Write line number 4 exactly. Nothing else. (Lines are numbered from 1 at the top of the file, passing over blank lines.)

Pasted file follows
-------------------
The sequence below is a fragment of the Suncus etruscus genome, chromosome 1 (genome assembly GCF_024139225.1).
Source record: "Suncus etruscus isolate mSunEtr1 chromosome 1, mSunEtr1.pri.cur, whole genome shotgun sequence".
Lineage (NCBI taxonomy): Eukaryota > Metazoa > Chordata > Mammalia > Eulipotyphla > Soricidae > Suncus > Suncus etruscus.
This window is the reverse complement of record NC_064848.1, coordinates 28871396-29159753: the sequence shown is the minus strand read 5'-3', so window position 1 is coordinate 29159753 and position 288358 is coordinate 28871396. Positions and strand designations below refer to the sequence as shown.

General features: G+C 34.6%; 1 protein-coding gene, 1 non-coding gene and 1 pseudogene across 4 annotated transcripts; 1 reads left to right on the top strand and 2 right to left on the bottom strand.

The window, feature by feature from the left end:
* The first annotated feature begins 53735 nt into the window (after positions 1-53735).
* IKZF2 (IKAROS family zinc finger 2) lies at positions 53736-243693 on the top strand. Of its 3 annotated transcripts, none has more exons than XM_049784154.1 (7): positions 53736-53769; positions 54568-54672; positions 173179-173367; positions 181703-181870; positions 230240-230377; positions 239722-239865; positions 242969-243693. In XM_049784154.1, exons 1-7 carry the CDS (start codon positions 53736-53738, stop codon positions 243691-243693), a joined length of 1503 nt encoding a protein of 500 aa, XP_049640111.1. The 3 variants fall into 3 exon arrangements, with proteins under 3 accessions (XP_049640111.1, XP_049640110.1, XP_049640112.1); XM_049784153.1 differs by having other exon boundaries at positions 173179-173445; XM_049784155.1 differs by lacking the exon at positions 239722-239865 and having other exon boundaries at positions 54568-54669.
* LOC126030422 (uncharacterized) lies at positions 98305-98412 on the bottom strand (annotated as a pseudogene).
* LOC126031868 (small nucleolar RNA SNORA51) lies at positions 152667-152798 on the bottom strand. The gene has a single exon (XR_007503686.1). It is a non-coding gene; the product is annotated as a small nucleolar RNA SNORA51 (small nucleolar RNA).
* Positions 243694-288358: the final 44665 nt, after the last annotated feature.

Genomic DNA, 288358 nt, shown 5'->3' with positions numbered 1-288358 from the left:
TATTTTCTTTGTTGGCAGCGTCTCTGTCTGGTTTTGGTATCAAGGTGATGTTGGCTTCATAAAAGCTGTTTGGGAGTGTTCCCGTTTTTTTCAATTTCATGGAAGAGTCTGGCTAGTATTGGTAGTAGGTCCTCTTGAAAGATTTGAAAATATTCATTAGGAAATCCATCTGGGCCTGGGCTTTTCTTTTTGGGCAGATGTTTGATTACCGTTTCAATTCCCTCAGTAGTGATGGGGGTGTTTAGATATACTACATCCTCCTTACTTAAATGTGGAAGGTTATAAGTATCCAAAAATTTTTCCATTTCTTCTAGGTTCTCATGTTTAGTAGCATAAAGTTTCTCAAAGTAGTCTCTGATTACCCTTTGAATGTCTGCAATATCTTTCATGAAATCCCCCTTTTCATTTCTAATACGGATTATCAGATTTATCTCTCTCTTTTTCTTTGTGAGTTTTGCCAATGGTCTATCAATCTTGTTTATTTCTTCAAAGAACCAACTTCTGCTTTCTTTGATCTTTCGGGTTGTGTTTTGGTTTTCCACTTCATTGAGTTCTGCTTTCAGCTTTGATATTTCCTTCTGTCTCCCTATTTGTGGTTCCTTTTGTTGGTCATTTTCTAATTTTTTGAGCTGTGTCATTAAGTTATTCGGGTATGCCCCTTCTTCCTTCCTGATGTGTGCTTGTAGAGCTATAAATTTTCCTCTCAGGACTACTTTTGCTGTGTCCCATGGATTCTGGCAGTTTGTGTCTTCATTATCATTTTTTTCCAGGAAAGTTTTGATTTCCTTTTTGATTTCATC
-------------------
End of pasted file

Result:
This window is the reverse complement of record NC_064848.1, coordinates 28871396-29159753: the sequence shown is the minus strand read 5'-3', so window position 1 is coordinate 29159753 and position 288358 is coordinate 28871396. Positions and strand designations below refer to the sequence as shown.